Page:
The gas blower 13 runs continuously, whereas the quick-release valve 14 is opened automatically by the differential pressure switch. In an alternative embodiment, a timer switch may be used to activate the quick-release valve rather than a differential pressure switch as used in the present embodiment.

The ancillary gas-release valve 17a is opened by a high liquid level detector (not shown) in the gas outlet 17 and is closed by a low liquid level detector also in the gas outlet 17. The release of gas through gas outlet 17b when valve 17a is opened prevents excessive discharge of liquid effluent through gas outlet 17.

It will be appreciated that the laboratory-scale apparatus depicted in the drawing and as described above can be readily scaled up to industrial scale.

The advantages of the apparatus and method according to the invention will be apparent from the above description. However, specifically, the advantages are as follows:

1. continuous mixing is provided at a very low level of energy input;

2. continuous mixing is provided without the use of any mechanical equipment within the reactor;

3. the mixing system allows the designer flexibility in selecting reactor shape;

4. the oscillating/see-saw flow reactor of the present invention is a highly efficient process reactor for the anaerobic biodegradation of organic matter. It has been shown to be capable of a high rate of biogas production per unit volume of reactor as hereinbefore described; and

5. The reactor has excellent biomass retention characteristics which obviate the necessity of recycling biomass from an external settling vessel when the reactor is used to treat liquid industrial wastes.

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Referenced by
Citing PatentFiling datePublication dateApplicantTitle
US4818393 *Nov 5, 1986Apr 4, 1989Degremont, S.A.Apparatus for the anaerobic treatment of waste water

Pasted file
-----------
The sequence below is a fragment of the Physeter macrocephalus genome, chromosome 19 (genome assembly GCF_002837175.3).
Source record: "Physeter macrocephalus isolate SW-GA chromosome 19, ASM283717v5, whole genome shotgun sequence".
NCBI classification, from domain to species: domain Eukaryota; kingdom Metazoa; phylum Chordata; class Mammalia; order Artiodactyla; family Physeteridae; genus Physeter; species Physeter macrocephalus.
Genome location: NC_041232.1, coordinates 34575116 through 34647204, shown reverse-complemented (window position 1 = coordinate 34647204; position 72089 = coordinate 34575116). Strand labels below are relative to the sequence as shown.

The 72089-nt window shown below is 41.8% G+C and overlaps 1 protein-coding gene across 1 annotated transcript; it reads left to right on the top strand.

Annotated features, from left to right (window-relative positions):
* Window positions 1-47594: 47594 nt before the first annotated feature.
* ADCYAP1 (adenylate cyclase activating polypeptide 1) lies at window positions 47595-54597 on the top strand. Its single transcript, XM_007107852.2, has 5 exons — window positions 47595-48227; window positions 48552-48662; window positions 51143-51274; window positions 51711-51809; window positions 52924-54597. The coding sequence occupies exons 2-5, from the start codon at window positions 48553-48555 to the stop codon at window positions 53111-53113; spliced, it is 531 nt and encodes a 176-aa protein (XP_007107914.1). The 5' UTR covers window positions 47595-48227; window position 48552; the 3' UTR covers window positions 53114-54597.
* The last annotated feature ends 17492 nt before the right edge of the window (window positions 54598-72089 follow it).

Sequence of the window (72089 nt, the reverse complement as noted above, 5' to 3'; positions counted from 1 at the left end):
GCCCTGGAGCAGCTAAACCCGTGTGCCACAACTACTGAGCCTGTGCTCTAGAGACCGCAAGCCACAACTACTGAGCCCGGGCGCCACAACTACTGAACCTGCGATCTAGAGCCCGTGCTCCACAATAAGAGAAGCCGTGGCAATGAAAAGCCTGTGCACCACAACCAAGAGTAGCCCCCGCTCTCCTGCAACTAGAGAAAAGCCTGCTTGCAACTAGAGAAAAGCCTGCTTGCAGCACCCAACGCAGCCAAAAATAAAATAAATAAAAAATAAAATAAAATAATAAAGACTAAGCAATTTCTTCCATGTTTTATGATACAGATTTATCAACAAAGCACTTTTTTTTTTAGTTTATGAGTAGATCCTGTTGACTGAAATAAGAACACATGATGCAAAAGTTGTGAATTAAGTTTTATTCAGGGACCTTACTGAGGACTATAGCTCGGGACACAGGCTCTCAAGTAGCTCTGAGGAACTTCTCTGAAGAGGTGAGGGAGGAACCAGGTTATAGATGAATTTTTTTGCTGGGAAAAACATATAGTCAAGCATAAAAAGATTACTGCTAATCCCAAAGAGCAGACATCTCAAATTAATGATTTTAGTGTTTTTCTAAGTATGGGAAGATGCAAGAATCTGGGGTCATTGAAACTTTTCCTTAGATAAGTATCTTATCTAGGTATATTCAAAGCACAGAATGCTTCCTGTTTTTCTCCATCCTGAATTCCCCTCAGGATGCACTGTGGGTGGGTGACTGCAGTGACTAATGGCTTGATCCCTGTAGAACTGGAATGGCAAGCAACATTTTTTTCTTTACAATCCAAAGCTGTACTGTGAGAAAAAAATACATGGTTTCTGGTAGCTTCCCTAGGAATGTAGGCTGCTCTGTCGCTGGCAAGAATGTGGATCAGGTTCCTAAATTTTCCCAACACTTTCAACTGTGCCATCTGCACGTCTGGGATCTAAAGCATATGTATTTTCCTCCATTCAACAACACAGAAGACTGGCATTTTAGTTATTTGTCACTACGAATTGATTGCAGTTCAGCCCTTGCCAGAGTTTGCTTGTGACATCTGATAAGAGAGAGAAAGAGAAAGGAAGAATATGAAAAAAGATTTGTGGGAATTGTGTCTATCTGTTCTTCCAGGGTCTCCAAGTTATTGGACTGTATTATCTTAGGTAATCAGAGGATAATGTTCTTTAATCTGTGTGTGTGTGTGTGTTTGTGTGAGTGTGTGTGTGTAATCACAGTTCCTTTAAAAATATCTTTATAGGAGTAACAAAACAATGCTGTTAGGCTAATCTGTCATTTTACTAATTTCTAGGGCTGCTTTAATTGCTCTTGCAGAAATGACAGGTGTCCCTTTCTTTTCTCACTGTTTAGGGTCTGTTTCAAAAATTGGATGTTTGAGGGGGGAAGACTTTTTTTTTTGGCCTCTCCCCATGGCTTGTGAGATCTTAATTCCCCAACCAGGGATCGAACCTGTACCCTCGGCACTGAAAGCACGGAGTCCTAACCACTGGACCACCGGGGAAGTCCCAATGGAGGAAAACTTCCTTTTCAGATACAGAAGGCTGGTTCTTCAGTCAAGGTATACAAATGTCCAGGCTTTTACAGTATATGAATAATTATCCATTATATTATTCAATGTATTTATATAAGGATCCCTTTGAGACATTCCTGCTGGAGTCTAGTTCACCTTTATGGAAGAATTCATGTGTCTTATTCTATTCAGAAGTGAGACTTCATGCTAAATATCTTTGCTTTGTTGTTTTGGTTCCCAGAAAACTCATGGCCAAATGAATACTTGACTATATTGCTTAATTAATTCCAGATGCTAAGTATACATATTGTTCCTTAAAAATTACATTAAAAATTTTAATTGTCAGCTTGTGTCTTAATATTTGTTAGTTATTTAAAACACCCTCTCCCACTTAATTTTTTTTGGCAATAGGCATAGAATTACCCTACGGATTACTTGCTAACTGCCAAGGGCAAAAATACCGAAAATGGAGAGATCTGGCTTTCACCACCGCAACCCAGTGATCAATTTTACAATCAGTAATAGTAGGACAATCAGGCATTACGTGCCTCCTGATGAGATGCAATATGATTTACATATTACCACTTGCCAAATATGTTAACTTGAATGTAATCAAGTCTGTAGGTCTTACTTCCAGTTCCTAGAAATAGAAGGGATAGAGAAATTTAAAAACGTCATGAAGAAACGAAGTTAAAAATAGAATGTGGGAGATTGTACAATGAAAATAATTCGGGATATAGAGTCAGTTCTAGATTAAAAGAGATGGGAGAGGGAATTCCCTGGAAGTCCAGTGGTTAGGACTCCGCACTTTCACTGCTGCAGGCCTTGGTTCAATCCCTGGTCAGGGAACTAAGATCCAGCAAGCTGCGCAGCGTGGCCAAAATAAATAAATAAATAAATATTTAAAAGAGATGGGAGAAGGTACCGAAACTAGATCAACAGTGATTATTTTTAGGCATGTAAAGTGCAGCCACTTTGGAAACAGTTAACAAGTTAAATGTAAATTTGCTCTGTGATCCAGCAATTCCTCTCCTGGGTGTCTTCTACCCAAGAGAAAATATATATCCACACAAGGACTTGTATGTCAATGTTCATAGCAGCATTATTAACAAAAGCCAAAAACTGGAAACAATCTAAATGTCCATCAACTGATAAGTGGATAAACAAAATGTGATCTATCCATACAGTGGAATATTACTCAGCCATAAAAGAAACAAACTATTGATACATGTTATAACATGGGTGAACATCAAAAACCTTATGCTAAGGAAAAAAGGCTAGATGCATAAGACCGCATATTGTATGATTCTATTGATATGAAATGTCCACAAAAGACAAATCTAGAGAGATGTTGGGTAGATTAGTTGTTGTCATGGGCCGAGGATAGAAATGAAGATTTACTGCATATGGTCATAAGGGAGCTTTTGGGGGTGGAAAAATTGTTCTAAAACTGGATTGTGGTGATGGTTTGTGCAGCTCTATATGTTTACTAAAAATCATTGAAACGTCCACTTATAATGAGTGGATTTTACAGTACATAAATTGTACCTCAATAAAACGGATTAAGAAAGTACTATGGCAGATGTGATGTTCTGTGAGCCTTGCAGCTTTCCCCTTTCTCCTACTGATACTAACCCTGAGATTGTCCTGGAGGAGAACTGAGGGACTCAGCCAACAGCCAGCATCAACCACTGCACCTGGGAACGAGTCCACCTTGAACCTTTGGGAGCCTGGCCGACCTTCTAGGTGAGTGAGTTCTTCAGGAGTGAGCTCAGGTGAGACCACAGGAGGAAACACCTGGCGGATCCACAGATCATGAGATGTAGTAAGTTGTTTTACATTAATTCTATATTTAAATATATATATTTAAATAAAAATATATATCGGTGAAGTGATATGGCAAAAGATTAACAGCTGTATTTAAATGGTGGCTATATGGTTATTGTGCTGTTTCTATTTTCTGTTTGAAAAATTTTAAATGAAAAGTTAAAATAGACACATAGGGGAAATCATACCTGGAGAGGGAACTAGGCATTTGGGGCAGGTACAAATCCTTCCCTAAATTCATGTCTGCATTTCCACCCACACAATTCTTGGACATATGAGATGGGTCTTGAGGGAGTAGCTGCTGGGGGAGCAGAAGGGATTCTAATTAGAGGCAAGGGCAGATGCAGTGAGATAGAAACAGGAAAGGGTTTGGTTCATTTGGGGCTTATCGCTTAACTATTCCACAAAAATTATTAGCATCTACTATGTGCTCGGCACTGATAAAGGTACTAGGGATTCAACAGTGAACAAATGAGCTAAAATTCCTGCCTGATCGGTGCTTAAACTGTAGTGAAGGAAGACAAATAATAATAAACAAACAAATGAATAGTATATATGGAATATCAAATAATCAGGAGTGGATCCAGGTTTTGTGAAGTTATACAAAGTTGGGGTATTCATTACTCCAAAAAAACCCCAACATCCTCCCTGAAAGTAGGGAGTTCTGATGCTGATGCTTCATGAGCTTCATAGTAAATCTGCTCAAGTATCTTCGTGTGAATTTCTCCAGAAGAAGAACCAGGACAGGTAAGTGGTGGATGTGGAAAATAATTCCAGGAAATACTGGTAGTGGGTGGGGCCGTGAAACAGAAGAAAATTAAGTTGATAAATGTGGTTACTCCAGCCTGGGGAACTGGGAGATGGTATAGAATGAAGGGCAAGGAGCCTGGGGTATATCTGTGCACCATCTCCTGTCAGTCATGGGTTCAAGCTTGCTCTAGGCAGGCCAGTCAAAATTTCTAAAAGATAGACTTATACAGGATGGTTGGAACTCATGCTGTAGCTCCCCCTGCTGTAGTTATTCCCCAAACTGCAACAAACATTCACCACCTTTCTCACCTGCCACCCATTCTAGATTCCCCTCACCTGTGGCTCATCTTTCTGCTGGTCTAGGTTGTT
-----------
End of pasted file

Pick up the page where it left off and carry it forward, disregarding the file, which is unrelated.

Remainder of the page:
US4948509 *Aug 24, 1988Aug 14, 1990Charles Stack & Associates, Inc.Anaerobic fermentation process
US5377917 *Jun 9, 1992Jan 3, 1995Rea Gesellschaft Fur Recycling Von Energie Und Abfall MbhProcessing waste materials for anaerobic digestion of the biogenic-organic constituents
US6375844Aug 31, 2000Apr 23, 2002Robert T. EhrlichMethod for treatment of animal waste
US6783677Feb 6, 2003Aug 31, 2004Mayyar Systems, Inc.Anaerobic film biogas digester system
US7560026 *Sep 19, 2006Jul 14, 2009Keith WilsonTwo-stage anaerobic digester
US8202721Nov 27, 2006Jun 19, 2012Dvo, Inc.Method and apparatus for solids processing
US8394271Nov 27, 2006Mar 12, 2013Dvo, Inc.Anaerobic digester employing circular tank
US8470177Nov 27, 2006Jun 25, 2013Dvo Licensing, Inc.Method and apparatus for anaerobic digestion of organic liquid waste streams
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Classifications
U.S. Classification210/603, 210/97, 210/197, 210/188, 48/197.00A, 48/111, 210/138, 210/608, 210/613, 210/195.1, 210/180, 210/137
International ClassificationC02F3/28
Cooperative ClassificationC02F3/28, C12M21/04, C12M23/34, Y02E50/343, C12M27/20, C02F3/2886
European ClassificationC12M23/34, C12M21/04, C12M27/20, C02F3/28T6, C02F3/28
Legal Events
DateCodeEventDescription
Jan 3, 1989REMIMaintenance fee reminder mailed
Jun 4, 1989LAPSLapse for failure to pay maintenance fees
Aug 22, 1989FPExpired due to failure to pay maintenance fee
Effective date: 19890604